Potter: Maine's health care fantasy
'Common sense' law created more problems than solutions Down East
What happened in Maine is a sobering reality check on the oft-repeated myth that getting rid of ObamaCare and other consumer protections is the answer to our health care problems. If the government will just get out of the way, the myth-makers would have us believe, the free market will magically transform our dysfunctional health care systems into one of the world's very best.
The voters in Maine fell for magical thinking in 2010 when they turned over control of the legislature and governor's office to candidates who promised to block ObamaCare and implement what they called "common sense" free-market solutions. Once they did, they assured voters, insurance premiums would fall and more people would have access to affordable care.
Sure enough, soon after being sworn in, lawmakers passed legislation that in many ways took Maine in the opposite direction of where President Obama wanted to go. When newly elected Republican Governor Paul LePage signed the bill into law —a bill enthusiastically endorsed by insurance companies — many consumer protections enacted over two decades disappeared. Especially hard hit: people living in rural areas and folks over 40.
Among other things, the new law abolished protections for rural families that had required insurers to have at least one doctor in their provider networks within 30 miles of where those families lived and at least one hospital within 60 miles. The law also allows insurance companies to effectively double rates for older residents. That provision is affecting not only individuals and families, but also small businesses that employ older workers. Within months of the bill's passage, insurers began jacking up the rates they charged businesses with older workers by 90 percent or more.
Even so, backers of the new law continued to insist that after it had been in effect for awhile, the measure would help a majority of Mainers.
But those promises have turned out to be empty, as Consumers for Affordable Health Care, a statewide advocacy group, found following a review of company reports filed with the Maine Bureau of Insurance since the law was enacted. What they found should dash the hopes of even the most ardent free-market supporters.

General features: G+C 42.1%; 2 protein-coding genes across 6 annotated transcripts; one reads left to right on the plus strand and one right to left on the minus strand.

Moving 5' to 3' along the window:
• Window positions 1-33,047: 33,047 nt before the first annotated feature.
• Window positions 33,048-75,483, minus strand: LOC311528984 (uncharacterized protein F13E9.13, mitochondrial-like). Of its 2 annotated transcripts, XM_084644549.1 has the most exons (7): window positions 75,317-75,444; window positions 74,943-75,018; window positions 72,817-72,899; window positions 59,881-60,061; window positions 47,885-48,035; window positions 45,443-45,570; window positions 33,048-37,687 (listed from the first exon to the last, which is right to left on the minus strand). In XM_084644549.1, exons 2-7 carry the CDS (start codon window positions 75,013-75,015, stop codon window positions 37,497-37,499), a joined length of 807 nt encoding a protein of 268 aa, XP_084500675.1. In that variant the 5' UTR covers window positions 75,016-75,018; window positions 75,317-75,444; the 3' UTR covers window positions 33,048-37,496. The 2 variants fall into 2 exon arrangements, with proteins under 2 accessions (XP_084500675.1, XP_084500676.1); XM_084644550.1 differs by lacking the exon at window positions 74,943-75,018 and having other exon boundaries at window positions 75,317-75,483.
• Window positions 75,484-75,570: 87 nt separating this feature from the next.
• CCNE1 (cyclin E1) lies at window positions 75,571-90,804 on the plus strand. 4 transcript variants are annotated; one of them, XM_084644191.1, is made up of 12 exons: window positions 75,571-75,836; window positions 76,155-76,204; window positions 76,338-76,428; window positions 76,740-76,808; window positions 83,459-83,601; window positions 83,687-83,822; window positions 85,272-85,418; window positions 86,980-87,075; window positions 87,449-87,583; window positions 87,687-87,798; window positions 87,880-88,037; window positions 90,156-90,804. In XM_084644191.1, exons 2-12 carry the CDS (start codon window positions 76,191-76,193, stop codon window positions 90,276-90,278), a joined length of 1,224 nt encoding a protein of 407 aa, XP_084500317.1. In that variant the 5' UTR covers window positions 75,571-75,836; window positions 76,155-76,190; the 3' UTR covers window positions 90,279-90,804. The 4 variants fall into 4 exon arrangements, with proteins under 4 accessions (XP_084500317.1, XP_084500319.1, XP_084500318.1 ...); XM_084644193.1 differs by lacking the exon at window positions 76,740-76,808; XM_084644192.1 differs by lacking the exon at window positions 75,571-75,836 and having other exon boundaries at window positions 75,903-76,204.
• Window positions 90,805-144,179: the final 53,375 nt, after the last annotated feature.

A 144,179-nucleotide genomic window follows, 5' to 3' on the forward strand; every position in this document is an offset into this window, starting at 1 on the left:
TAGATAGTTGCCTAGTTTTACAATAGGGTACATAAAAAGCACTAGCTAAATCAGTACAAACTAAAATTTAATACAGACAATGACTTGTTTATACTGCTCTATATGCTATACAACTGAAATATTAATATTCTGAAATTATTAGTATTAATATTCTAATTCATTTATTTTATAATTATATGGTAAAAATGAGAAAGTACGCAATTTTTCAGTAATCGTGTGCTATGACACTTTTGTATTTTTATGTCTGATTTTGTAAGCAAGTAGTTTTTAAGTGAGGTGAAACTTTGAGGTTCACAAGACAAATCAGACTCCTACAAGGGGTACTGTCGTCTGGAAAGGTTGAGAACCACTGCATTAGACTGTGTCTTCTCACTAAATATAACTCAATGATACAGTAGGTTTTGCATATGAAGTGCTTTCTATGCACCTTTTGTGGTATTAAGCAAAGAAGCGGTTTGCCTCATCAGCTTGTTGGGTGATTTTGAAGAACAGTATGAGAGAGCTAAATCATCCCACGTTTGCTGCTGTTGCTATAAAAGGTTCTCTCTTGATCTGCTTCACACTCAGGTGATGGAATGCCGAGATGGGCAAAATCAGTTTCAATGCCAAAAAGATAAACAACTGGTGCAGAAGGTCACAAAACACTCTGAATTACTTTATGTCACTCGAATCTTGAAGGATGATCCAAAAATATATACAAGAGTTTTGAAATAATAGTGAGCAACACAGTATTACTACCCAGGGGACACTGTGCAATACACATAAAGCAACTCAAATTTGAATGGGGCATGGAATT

The group found that more than half of individual policyholders saw their rates go up, not down. It was even worse for small businesses: 90 percent of them got rate increases instead of decreases. And, as consumer advocates had feared, hardest hit were indeed older workers and people living in rural areas, most of whom saw good coverage options previously available to them disappear.
In response to the group's report, backers of the law said they still expect rates will eventually go down for many people as more young folks start buying policies. Their optimism is based on the theory that as insurers charge older people more, they can charge younger people less. If the theory holds, previously uninsured young people will begin signing up for coverage in droves. Once that happens, the pool of insured residents will increase and insurers, being good corporate citizens, will then lower premiums for everybody else.
The problem is that, in the absence of subsidies and a requirement that they buy insurance, some young people are still deciding to remain uninsured. Not so much because they want to be uninsured, but because they just don't make enough money to pay for health insurance on their own. And many who do consider buying a policy undoubtedly are being turned off by just how inadequate the policies with relatively low premiums really are. Most of the policies marketed to young people have either limited benefits or very high deductibles — or both — meaning that they do not represent good value for consumers. What they do represent are big profits for insurance firms.
As Joseph Ditré, executive director of Consumers for Affordable Health Care, said, "The promise of new young, healthy uninsureds returning to the health insurance market and thereby lowering prices for everyone is just not happening."
And small businesses are not seeing better deals, either, as a result of the law. On the contrary, insurance companies are raising premiums on small businesses in all geographic areas, not just in remote areas. Especially hard hit are businesses with older workers.
Ditré worries that because of the sharp premium increases that are going into effect throughout the state, not only will the number of uninsured Mainers increase but those who are most likely to drop their coverage as it becomes increasingly unaffordable are those who need it most: older people.
So much for magical thinking and the fantastical free-market ideas to fix health care.
Reprinted by permission of The Center for Public Integrity.
Following a 20-year career as a corporate public relations executive, Wendell Potter left his position as head of communications for CIGNA, one of the nation’s largest health insurers, to show the world the “dark inner workings” of the insurance industry.